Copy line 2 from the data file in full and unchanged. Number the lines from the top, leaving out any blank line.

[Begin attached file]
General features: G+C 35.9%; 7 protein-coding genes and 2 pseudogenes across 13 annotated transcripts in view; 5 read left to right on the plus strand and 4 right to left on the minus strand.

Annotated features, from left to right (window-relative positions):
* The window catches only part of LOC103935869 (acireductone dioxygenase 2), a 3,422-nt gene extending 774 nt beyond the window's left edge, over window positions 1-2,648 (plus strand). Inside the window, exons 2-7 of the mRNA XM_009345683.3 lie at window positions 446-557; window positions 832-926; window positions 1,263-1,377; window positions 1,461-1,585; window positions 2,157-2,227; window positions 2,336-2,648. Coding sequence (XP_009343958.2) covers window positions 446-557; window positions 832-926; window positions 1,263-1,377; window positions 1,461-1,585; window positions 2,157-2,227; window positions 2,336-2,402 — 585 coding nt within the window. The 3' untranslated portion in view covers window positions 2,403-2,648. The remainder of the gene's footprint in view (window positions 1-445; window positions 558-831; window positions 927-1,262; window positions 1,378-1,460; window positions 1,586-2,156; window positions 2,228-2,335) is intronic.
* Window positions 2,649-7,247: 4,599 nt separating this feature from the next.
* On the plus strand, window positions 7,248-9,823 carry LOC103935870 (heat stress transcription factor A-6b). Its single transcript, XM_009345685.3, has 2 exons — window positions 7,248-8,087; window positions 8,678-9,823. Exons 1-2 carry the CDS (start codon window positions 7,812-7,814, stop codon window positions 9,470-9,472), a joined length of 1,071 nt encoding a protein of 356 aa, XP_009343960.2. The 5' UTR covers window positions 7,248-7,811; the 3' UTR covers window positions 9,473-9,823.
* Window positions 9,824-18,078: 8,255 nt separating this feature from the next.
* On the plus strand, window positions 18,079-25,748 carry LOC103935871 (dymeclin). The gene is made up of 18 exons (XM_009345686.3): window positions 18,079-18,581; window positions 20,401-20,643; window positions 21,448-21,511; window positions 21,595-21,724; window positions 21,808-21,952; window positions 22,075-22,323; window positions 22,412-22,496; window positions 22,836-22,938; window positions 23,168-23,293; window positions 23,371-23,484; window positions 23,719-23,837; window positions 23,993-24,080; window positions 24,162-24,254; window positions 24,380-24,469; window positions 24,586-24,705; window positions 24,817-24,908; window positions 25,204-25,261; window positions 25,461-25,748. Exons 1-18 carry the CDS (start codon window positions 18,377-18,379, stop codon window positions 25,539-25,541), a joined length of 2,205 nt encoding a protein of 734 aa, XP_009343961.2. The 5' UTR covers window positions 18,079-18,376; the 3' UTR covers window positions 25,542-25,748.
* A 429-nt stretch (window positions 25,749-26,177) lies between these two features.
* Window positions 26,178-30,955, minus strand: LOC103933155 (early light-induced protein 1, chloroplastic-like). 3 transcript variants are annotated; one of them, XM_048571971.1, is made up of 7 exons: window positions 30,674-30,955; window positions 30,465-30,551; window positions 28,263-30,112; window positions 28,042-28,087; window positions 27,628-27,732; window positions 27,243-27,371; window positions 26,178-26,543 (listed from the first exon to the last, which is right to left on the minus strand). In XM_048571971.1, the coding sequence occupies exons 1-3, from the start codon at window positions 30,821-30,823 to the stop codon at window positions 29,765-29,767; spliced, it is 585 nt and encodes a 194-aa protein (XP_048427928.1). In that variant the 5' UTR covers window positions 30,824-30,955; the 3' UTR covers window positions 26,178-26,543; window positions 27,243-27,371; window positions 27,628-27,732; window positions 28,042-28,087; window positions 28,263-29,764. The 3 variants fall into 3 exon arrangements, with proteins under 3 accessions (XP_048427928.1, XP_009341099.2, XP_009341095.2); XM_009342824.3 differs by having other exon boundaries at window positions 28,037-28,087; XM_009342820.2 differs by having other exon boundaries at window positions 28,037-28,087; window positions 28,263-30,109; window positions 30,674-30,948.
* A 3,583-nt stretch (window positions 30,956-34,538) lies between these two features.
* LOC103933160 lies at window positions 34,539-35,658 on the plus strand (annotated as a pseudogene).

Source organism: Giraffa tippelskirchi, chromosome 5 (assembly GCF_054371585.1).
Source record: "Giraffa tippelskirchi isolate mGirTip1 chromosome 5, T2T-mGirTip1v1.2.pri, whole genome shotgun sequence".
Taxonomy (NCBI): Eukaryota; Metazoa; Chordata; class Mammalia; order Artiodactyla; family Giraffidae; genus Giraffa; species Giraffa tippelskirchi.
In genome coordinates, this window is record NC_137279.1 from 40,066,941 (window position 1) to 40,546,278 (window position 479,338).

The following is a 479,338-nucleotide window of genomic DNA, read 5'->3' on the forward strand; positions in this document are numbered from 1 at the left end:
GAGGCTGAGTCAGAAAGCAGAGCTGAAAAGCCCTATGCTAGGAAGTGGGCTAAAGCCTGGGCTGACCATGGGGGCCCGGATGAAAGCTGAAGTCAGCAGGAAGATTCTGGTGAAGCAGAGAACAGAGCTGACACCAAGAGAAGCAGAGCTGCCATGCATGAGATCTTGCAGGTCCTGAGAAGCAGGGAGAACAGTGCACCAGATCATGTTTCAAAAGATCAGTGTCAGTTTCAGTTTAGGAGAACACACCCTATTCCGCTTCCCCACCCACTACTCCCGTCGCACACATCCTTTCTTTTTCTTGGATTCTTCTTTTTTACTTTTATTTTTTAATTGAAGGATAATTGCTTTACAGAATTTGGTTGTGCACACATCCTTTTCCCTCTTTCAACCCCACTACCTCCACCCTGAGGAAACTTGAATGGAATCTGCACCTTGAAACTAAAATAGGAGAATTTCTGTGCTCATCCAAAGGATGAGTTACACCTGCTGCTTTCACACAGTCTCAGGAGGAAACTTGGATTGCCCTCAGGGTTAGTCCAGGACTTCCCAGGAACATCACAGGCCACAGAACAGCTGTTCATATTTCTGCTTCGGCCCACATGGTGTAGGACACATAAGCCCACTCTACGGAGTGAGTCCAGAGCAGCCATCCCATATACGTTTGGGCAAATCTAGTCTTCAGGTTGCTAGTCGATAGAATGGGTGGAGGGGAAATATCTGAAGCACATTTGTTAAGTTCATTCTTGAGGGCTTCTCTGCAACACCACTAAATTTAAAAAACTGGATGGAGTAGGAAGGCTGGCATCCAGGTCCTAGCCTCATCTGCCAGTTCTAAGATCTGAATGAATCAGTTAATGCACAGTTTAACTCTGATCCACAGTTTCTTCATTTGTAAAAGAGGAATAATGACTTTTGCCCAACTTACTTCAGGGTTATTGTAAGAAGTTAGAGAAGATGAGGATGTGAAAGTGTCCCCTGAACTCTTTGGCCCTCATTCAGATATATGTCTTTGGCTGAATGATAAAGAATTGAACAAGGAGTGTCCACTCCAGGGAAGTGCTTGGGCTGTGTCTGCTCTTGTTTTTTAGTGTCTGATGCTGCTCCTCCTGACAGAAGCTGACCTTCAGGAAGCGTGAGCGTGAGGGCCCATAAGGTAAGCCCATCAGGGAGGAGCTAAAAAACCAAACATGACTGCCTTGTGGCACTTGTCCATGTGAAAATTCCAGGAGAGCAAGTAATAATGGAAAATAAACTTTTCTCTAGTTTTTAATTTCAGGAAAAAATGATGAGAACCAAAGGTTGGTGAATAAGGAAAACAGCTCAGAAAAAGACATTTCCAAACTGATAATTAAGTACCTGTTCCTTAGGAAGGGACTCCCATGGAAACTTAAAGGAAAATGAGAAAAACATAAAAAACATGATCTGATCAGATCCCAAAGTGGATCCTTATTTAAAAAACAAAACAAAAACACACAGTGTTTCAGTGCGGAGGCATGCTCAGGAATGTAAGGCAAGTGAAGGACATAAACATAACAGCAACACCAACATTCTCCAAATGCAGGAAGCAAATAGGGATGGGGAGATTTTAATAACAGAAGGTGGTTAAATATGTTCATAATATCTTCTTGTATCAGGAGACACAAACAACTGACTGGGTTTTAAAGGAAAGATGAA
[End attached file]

Annotated features, from left to right (window-relative positions):